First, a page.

How to face the demands of your parents’ health care needs as a family.

Keep the peace with your siblings when dealing with the questions and expense.

Fifty years ago it was typical to feel honored to know that your aging parent had chosen to move in with you as opposed to one of your brothers or sisters. Today, sibling conflicts and resentment arise from a completely different nature: Who is doing more, or spending more, on behalf of the aging parent?

These conflicts usually stem from two basic issues:

  • Expenditure of time and resources: Who is bearing the unfair proportion of the burden of care?
  • Financial Considerations: How to proportionally spend money on care and preserve assets for inheritance.

When you consider the underlying factors of family dynamics, distance and the emotional considerations of watching a parent age, it is surprising that this common scenario doesn’t create more permanent rifts among families.

Expenditure of Time and Resources:

In today’s world, it is not uncommon for siblings to live in different states from each other and even from their parents. As a result, it seems that the sibling that lives closest to their parents usually finds themselves at the forefront of aiding in health care decisions and day-to-day assistance. They may not be the most qualified, the most compassionate, nor the first choice of the parents, they just happen to live the closest. In cases where a number of siblings live in the same town as their parents, there is usually one who assumes the primary role in default solely because the others choose not to step up and take charge.

When the balance of effort—driving to doctors appointments, grocery shopping, caregiving, cleaning and laundry—tips in the direction of just one sibling, these efforts can go underappreciated by the others who have no understanding of the depth of energy, time and patience required. Often, this is where the conflicts between siblings first appear as requests for help are ignored or the value of the role is diminished.

Financial Considerations:

It’s easy to see how family conflicts can arise over money. But those sentiments can become amplified when trying to find a balance between spending versus saving. How do you achieve consensus when one sibling wants to preserve a parent’s assets so they can be passed down through inheritance and another sibling wants to sell the house and insurance policies to help finance the best care possible?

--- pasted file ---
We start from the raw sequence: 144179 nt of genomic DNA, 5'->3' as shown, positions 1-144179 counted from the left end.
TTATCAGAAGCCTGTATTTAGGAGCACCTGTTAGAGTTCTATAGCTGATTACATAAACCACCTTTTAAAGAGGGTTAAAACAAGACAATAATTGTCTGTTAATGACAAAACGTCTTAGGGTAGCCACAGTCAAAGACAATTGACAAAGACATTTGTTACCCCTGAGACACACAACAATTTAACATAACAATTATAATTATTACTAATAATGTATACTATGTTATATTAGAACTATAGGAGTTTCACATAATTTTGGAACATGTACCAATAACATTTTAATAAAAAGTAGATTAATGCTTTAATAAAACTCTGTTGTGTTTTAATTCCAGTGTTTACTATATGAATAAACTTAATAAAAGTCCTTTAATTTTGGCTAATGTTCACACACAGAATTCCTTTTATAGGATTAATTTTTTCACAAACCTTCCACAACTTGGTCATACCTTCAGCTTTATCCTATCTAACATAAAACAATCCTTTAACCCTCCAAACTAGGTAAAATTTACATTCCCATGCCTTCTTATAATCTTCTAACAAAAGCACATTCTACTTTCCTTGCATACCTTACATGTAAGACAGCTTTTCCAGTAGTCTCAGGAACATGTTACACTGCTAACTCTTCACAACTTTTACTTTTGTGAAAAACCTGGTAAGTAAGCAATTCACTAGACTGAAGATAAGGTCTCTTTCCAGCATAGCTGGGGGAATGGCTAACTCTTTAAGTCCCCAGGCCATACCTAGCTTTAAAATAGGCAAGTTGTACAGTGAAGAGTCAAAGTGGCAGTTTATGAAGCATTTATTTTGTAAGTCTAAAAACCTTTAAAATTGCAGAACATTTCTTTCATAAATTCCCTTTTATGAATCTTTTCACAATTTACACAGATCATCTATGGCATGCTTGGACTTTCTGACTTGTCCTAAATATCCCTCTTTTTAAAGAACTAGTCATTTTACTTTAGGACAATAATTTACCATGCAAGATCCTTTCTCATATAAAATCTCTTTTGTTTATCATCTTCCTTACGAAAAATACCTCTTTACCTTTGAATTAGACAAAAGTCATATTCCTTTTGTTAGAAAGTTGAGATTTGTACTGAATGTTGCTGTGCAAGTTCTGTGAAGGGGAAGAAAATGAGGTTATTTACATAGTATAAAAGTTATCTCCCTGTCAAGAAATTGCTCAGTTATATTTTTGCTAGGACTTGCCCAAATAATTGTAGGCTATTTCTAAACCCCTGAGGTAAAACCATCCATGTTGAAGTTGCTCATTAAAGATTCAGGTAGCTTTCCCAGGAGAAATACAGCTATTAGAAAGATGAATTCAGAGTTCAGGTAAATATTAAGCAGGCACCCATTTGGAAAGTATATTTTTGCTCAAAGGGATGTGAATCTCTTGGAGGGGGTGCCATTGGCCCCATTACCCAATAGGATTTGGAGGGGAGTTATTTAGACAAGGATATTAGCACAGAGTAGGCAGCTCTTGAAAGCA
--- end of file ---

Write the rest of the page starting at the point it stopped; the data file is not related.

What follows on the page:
Having a group discussion to decide how much of a parent’s money should be spent on their care is difficult, especially when you consider that each concerned party, including the aging parents, has different underlying financial needs and concerns. There are many available choices for care that might include a move to an assisted living community, home-based care or moving in with a family member who will become the primary caregiver. Each has different associated costs that might include money, time, resources, home remodeling, a revolving cast of companions and nurses and emotional fatigue.

Resolution:

There is no foolproof approach for resolving these conflicts and restoring peace to the family dynamic. One approach is to engage the services of a neutral senior living advisor or eldercare professional to help weigh the pros and cons of each option. Not only can they provide insights into each of the options, but they can help moderate a family discussion in a manner that brings everyone together to establish a common footing and mutual agreement on the best path for moving forward.

Another approach is to involve your parents in the conversation as soon as possible—even before they need care or assistance. By taking their desires into account and putting a plan in place for the eventual need, you can alleviate the bickering that takes place between siblings.

And remember, you cannot control anyone’s emotions and behaviors other than you own. So act as the role model and put aside personal differences and be as understanding and open as you can be to the viewpoints of others involved in the process. Leading by example can go a long way toward making everyone feel involved and having their viewpoints validated as valuable and well received.